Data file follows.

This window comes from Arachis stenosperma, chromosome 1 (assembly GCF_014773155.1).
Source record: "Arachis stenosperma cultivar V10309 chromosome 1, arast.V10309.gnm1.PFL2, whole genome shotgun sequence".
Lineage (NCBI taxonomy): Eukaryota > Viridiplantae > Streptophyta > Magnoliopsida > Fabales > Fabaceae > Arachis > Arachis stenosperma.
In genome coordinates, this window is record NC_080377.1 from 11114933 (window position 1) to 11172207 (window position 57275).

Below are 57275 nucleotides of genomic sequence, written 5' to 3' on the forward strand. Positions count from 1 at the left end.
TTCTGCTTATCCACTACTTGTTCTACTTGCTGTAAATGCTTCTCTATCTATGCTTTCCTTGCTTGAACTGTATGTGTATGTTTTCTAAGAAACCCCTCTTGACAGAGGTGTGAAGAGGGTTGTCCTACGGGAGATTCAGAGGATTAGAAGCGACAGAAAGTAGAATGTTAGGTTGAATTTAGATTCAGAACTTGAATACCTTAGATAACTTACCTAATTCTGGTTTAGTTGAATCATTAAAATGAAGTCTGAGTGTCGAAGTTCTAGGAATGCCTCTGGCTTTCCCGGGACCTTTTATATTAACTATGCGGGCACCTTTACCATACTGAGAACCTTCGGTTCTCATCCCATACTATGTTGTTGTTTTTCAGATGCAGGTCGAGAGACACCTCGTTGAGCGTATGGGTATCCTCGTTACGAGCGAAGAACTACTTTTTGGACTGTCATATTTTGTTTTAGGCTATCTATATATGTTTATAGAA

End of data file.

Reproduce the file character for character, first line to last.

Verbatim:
This window comes from Arachis stenosperma, chromosome 1 (assembly GCF_014773155.1).
Source record: "Arachis stenosperma cultivar V10309 chromosome 1, arast.V10309.gnm1.PFL2, whole genome shotgun sequence".
Lineage (NCBI taxonomy): Eukaryota > Viridiplantae > Streptophyta > Magnoliopsida > Fabales > Fabaceae > Arachis > Arachis stenosperma.
In genome coordinates, this window is record NC_080377.1 from 11114933 (window position 1) to 11172207 (window position 57275).

Below are 57275 nucleotides of genomic sequence, written 5' to 3' on the forward strand. Positions count from 1 at the left end.
TTCTGCTTATCCACTACTTGTTCTACTTGCTGTAAATGCTTCTCTATCTATGCTTTCCTTGCTTGAACTGTATGTGTATGTTTTCTAAGAAACCCCTCTTGACAGAGGTGTGAAGAGGGTTGTCCTACGGGAGATTCAGAGGATTAGAAGCGACAGAAAGTAGAATGTTAGGTTGAATTTAGATTCAGAACTTGAATACCTTAGATAACTTACCTAATTCTGGTTTAGTTGAATCATTAAAATGAAGTCTGAGTGTCGAAGTTCTAGGAATGCCTCTGGCTTTCCCGGGACCTTTTATATTAACTATGCGGGCACCTTTACCATACTGAGAACCTTCGGTTCTCATCCCATACTATGTTGTTGTTTTTCAGATGCAGGTCGAGAGACACCTCGTTGAGCGTATGGGTATCCTCGTTACGAGCGAAGAACTACTTTTTGGACTGTCATATTTTGTTTTAGGCTATCTATATATGTTTATAGAA